Remembering John J. Creighton by honoring Harriet Tubman

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John Jefferson Creighton

CAMBRIDGE — On May 26, 2015, John Jefferson Creighton, noted historian departed this world. John played an instrumental part in the national, state and local initiatives about life stories of Harriet Tubman. His research and knowledge about the geographic areas were invaluable that led to the creation of the driving tour brochure and the two exhibit panels of Finding A Way To Freedom of 26 sites relevant to the life of Harriet Tubman in Dorchester and Caroline counties.

Many government agencies, organizations and individuals consulted him on many projects. To commemorate his commitment to the Harriet Tubman movement and his love of Dorchester the Harriet Tubman Underground Railroad Community History Interpretive Project (HT/CHIP) with several other organizations are announcing and sponsoring an essay contest for 9th-12th high school students who live in Dorchester County.

In the summer of 1972 John prepared a short unit on Tubman for his fall classes in English & social studies. He was teaching at North Dorchester High School. After reading all he could in the local library, John spent several days with a relative in New York City where at the Harlem branch of the New York Public Library, he read the research notes and correspondences left by Tubman’s principal biographer, Earl Conrad. He said in 1978 “As a sometime writer, I realized right away that not only did I have some ‘high interest’ material for my classes, but also the germ of a potentially good article, if not a short book about Harriet Tubman.”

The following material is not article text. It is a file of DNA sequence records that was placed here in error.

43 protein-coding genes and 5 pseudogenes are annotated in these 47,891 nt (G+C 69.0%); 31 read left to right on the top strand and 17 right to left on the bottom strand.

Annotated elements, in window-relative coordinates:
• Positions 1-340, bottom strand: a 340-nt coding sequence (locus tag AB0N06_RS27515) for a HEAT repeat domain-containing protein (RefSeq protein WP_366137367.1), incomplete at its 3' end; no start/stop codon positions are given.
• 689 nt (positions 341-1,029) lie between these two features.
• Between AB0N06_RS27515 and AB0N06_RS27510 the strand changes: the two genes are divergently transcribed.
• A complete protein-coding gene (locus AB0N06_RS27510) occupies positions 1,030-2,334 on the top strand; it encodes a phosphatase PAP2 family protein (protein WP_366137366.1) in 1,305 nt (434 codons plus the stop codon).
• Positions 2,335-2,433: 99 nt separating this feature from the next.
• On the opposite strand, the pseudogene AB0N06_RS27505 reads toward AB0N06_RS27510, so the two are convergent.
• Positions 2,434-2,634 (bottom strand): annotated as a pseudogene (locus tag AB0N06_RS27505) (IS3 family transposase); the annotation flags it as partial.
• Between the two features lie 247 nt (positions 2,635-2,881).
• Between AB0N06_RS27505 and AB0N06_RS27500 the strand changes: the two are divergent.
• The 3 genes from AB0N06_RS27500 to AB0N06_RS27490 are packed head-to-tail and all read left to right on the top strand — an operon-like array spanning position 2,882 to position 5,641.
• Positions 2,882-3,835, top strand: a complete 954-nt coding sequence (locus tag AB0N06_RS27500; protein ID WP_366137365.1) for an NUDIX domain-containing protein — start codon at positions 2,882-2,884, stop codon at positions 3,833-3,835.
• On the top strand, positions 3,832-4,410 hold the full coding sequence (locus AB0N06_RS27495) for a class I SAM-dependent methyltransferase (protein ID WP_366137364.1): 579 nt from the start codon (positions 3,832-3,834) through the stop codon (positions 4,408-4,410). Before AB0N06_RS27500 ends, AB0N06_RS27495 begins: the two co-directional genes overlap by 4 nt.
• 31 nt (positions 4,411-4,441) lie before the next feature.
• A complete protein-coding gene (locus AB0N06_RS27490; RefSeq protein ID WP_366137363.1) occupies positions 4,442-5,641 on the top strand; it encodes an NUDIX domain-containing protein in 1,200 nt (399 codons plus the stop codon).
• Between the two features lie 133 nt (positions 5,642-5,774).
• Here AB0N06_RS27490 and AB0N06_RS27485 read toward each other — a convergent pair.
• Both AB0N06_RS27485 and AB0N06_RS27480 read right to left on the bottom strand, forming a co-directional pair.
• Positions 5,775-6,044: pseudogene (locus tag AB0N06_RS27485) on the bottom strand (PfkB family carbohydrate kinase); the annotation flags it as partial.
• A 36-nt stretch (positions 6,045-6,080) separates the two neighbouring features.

The topic of the essay “Why Harriet Tubman Should or Should not Be on the $20 Bill” will encourage students to learn about the rich diversity of individuals who played a critical part in Dorchester history. The essay should be a minimum of 200 or 250 words.

On March 10, 2017, Harriet Tubman Day, the three top winners will read their essays at the Harriet Tubman Banquet. The top winners of the essay contest will receive US Savings Bonds. 1st prize, $500; 2nd prize, $250; 3rd prize, $150. The (10) prizes will be awarded to honorable mentions students who exhibited special efforts in writing their essays.

Poetry and prose entries are not permitted. All entries will be collected by Feb. 1, 2017. The top winners will be notified 10 days in advance of the presentation of the awards. The students must include their name, address, topic, school name, grade and date submitted. The selectioncommittee will be made up of representatives from the Dorchester Historical Society, TheStanley Institute, and the Harriet Tubman Organization.

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